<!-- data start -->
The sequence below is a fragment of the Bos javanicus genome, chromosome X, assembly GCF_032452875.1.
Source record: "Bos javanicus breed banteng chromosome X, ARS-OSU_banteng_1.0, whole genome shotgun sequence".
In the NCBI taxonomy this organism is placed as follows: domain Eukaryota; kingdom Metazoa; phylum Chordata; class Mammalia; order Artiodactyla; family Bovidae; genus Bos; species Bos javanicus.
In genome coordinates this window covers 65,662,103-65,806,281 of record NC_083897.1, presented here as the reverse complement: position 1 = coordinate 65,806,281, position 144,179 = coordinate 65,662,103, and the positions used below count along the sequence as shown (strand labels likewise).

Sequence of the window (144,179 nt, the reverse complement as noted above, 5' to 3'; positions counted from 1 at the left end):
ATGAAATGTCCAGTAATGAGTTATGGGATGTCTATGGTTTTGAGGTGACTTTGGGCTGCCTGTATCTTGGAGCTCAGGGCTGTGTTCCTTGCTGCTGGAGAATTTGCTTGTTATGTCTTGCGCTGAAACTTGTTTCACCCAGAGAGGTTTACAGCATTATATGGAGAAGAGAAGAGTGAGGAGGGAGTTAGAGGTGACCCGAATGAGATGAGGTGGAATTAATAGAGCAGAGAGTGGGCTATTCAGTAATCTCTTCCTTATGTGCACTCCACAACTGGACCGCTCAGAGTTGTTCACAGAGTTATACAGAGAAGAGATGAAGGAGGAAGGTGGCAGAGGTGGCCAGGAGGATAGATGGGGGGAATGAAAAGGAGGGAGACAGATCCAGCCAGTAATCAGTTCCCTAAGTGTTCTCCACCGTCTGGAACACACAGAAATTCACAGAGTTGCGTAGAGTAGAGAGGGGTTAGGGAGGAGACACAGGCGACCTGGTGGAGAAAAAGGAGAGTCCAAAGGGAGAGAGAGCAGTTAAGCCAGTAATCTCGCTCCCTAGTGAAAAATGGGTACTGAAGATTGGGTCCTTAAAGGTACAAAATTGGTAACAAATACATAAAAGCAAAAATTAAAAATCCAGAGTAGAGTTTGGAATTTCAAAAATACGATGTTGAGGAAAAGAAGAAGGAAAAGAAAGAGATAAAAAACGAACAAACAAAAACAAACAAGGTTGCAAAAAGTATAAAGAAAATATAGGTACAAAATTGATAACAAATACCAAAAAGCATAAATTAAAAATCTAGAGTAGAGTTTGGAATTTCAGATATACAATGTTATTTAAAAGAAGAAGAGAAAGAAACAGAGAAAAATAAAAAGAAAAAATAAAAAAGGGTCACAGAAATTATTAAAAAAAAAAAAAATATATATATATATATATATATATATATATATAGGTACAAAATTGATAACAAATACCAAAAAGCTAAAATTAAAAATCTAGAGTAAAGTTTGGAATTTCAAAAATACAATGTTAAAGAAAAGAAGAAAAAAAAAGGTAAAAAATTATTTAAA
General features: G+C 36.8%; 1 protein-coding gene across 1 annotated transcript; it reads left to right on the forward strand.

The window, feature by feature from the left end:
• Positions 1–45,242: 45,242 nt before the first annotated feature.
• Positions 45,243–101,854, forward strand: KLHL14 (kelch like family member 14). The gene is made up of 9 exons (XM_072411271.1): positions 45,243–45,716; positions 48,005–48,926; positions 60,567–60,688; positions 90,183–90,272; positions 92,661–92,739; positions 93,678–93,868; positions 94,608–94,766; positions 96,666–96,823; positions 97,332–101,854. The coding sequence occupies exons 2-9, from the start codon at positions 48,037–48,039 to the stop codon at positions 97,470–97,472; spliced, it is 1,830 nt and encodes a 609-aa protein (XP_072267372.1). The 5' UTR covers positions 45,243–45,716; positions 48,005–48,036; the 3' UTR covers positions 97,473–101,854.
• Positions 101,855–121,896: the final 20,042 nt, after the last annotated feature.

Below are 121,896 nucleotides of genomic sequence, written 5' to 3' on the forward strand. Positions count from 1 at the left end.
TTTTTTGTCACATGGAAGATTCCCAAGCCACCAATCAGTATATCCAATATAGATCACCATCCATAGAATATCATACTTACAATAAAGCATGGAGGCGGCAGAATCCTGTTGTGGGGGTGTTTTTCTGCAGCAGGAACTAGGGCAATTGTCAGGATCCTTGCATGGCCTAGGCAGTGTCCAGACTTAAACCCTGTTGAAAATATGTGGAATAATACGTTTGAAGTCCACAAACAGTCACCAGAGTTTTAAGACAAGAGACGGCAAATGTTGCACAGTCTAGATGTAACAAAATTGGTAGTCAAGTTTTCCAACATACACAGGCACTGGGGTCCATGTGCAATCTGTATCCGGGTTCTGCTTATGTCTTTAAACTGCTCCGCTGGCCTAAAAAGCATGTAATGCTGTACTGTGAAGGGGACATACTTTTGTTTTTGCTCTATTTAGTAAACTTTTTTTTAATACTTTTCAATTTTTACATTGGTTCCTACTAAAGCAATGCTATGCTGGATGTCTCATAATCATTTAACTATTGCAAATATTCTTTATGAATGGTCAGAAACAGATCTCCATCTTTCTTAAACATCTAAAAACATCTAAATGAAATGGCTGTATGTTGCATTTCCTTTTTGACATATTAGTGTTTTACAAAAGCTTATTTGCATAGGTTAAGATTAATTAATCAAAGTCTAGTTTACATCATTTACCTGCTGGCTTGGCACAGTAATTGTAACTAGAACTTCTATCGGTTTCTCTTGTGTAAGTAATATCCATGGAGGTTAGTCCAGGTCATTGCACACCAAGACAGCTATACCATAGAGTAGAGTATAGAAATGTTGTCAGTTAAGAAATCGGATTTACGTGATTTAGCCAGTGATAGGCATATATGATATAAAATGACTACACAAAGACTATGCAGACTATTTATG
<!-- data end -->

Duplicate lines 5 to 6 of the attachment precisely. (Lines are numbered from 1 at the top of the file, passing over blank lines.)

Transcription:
Sequence of the window (144,179 nt, the reverse complement as noted above, 5' to 3'; positions counted from 1 at the left end):
ATGAAATGTCCAGTAATGAGTTATGGGATGTCTATGGTTTTGAGGTGACTTTGGGCTGCCTGTATCTTGGAGCTCAGGGCTGTGTTCCTTGCTGCTGGAGAATTTGCTTGTTATGTCTTGCGCTGAAACTTGTTTCACCCAGAGAGGTTTACAGCATTATATGGAGAAGAGAAGAGTGAGGAGGGAGTTAGAGGTGACCCGAATGAGATGAGGTGGAATTAATAGAGCAGAGAGTGGGCTATTCAGTAATCTCTTCCTTATGTGCACTCCACAACTGGACCGCTCAGAGTTGTTCACAGAGTTATACAGAGAAGAGATGAAGGAGGAAGGTGGCAGAGGTGGCCAGGAGGATAGATGGGGGGAATGAAAAGGAGGGAGACAGATCCAGCCAGTAATCAGTTCCCTAAGTGTTCTCCACCGTCTGGAACACACAGAAATTCACAGAGTTGCGTAGAGTAGAGAGGGGTTAGGGAGGAGACACAGGCGACCTGGTGGAGAAAAAGGAGAGTCCAAAGGGAGAGAGAGCAGTTAAGCCAGTAATCTCGCTCCCTAGTGAAAAATGGGTACTGAAGATTGGGTCCTTAAAGGTACAAAATTGGTAACAAATACATAAAAGCAAAAATTAAAAATCCAGAGTAGAGTTTGGAATTTCAAAAATACGATGTTGAGGAAAAGAAGAAGGAAAAGAAAGAGATAAAAAACGAACAAACAAAAACAAACAAGGTTGCAAAAAGTATAAAGAAAATATAGGTACAAAATTGATAACAAATACCAAAAAGCATAAATTAAAAATCTAGAGTAGAGTTTGGAATTTCAGATATACAATGTTATTTAAAAGAAGAAGAGAAAGAAACAGAGAAAAATAAAAAGAAAAAATAAAAAAGGGTCACAGAAATTATTAAAAAAAAAAAAAATATATATATATATATATATATATATATATATAGGTACAAAATTGATAACAAATACCAAAAAGCTAAAATTAAAAATCTAGAGTAAAGTTTGGAATTTCAAAAATACAATGTTAAAGAAAAGAAGAAAAAAAAAGGTAAAAAATTATTTAAA